The Importance of Conditioning

I’ll admit it. I’m out of shape.

For years I’ve operated on the assumption that just “lifting weights” was plenty for getting big, strong, and more generally just being “fit and healthy”.

Now, I really should know better. Even though lifting heavy things is kinda my thing, it’d be a bit dishonest for me to say that I have no concerns for how I look and for my health (although we can be honest, given a choice between be pretty/strong/a winner and be healthy, most folks are going for the latter).

Indeed, for awhile now Louie Simmons of Westside Barbell and Dave Tate over at Elite FTS have been going on about how important it is to be in shape. Yes, even powerlifters, who are notorious for being fat, unconditioned, and considering anything over five reps as cardio.

That’s unfortunately where I fell for a long time. It became a process of gradually excluding anything that wasn’t a big barbell lift done for 1-5 reps. Now, it’s often said that weight training three times a week is sufficient for cardiovascular health. I’m not so sure about that. The research showing that gravitates towards workouts that are more of the traditional bodybuilding fare – sets of 8-10 reps with moderate rest intervals.

Needless to say, I wasn’t doing that. Lo and behold, my body developed in turn. You want me to lift something heavy, or otherwise generate a lot of force? Great. I can do it for a cool 30 seconds. Then I’m wiped.

Obviously, this is not a good thing – and it brings me to the point. A few weeks ago I was down in Sydney and got the chance to go to a strongman session on Saturday afternoon. Now, I won’t say I came into this with any expectations of being awesome. I knew up front that I was going to be sucking wind, even if I could handle some of the raw weights involved.

Oh my God.

I can officially say I have a whole new respect for strongmen competitors. I got to try a sampling of several events, from sled dragging, farmer’s walks, keg carries, Atlas stones, and a tire flip.

Strength-wise, I wasn’t terribly out of my league. I could pick up and handle most of the implements that the other guys were using. No, the problem was work capacity. Years of specializing on low-rep powerlifting exercises left me completely unconditioned for this kind of thing. There wasn’t a single attempt I made that didn’t leave me with burning lungs.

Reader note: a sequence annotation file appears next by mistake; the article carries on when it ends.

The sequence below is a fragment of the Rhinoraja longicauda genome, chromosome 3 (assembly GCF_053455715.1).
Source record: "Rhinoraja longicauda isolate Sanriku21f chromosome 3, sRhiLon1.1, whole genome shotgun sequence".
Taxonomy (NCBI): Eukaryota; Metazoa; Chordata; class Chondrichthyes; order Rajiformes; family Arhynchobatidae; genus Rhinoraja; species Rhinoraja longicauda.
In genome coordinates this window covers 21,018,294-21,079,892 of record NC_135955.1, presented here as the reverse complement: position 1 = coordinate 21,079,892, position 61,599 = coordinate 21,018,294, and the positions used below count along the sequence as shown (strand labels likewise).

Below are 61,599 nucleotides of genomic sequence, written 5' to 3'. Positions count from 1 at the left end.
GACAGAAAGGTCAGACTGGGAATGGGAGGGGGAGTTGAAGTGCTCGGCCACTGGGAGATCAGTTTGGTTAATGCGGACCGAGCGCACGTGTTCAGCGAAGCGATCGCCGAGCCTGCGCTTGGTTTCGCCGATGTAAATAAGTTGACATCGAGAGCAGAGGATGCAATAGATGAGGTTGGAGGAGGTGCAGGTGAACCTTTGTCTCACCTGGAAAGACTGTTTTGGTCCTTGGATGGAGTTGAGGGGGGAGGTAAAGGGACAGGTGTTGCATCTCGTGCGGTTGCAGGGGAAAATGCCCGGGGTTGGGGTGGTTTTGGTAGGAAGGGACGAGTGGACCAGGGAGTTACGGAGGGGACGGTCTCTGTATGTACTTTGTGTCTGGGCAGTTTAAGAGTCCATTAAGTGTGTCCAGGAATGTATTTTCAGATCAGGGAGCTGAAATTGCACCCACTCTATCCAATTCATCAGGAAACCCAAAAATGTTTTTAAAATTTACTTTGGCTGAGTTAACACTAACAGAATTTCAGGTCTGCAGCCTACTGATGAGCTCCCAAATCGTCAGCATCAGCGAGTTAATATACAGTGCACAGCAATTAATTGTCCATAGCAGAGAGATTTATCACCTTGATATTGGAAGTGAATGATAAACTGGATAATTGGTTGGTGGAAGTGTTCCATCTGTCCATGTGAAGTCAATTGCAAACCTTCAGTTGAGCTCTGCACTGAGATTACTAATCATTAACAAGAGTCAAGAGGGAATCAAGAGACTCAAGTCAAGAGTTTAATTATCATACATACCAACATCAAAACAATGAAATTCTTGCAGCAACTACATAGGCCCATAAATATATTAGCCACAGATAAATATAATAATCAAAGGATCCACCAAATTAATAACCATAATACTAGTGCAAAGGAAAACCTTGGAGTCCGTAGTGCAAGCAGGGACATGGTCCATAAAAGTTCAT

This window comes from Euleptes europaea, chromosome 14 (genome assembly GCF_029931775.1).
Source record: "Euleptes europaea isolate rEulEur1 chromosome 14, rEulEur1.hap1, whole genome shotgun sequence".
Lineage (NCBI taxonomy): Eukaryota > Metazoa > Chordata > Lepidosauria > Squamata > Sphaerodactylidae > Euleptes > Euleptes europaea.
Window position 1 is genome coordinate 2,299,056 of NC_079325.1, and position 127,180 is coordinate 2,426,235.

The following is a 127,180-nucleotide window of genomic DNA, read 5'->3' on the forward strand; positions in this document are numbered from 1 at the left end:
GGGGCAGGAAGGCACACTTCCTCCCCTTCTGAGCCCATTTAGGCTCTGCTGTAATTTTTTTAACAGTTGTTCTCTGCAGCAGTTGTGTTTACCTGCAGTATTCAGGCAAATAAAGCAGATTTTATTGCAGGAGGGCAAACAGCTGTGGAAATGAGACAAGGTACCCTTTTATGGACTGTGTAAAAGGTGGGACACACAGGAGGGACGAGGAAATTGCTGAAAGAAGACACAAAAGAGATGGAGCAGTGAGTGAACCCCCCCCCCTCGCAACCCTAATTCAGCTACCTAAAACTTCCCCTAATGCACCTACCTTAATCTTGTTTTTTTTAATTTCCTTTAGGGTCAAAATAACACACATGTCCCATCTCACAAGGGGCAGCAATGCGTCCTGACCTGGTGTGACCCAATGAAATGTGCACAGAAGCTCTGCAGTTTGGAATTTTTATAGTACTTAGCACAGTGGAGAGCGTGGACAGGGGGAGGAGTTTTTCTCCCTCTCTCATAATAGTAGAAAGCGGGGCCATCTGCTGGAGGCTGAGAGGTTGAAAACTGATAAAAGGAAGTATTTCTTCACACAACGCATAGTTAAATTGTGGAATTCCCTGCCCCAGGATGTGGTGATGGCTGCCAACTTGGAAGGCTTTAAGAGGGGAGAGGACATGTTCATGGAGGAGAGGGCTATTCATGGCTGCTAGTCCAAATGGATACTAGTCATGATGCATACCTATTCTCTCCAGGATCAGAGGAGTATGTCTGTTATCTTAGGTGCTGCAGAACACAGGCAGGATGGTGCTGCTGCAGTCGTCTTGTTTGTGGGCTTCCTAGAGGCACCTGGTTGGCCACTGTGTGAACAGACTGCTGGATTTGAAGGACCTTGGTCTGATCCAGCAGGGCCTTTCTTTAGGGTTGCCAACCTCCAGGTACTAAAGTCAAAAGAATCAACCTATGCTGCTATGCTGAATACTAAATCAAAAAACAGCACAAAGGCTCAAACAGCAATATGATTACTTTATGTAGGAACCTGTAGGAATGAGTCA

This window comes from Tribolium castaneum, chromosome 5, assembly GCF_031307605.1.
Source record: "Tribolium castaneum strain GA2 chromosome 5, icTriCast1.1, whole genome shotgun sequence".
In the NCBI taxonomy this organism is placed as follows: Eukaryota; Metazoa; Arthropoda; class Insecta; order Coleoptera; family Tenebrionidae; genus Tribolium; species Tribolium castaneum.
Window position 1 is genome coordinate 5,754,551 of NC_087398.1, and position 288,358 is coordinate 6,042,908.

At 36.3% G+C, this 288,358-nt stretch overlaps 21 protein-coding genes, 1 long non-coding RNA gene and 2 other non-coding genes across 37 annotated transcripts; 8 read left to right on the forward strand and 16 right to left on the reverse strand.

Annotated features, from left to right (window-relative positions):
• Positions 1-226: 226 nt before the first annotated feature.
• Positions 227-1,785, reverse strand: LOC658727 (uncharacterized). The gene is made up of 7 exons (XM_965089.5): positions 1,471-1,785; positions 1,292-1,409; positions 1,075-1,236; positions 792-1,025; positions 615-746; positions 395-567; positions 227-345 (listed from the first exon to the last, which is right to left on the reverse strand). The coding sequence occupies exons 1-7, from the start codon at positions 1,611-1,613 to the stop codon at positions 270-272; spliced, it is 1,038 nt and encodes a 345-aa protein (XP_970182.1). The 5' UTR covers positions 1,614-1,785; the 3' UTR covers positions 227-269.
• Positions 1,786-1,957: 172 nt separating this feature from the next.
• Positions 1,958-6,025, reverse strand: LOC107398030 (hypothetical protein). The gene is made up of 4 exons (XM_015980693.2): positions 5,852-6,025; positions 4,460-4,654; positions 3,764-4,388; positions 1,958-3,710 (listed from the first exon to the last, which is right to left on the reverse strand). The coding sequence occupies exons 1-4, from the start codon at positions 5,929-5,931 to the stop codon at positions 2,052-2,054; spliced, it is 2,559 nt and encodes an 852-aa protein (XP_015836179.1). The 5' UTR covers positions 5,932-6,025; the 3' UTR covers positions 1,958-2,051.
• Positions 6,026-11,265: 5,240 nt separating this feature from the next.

I think the word here is “humbled”.

But for all that, I found I actually did enjoy it. I like being challenged, even though I’ll probably bitch and moan about it. More importantly, I found a major weak point that I need to work on.

Really all this requires is some emphasis on pushing the anaerobic threshold – picking up something heavy and doing it until you’re breathing hard. This could be higher-rep sets or high-set/low-rest sets of squats and deadlifts, interval power cleans, kettlebell work (a recent favorite of mine), dragging the sled as suggested by Westside, boxing, or even just plain old sprinting. But one way or another, I’ve realized I need to keep some kind of “hard conditioning” in the mix here.

The Soviets had an old axiom about “getting in shape to train”. They felt that you built up “an athlete” first, then specialized that athlete in a given sport. From my own experience, that makes sense. Being in shape, or having the general work capacity to get through a hard workout, can make a huge difference both in your performance and in your recovery ability. And yes, this even means those of us that are mainly interested in powerlifting.

I realize this may not be a stunning revelation to most, myself included, but sometimes things are a lot easier to see when you experience them first hand.

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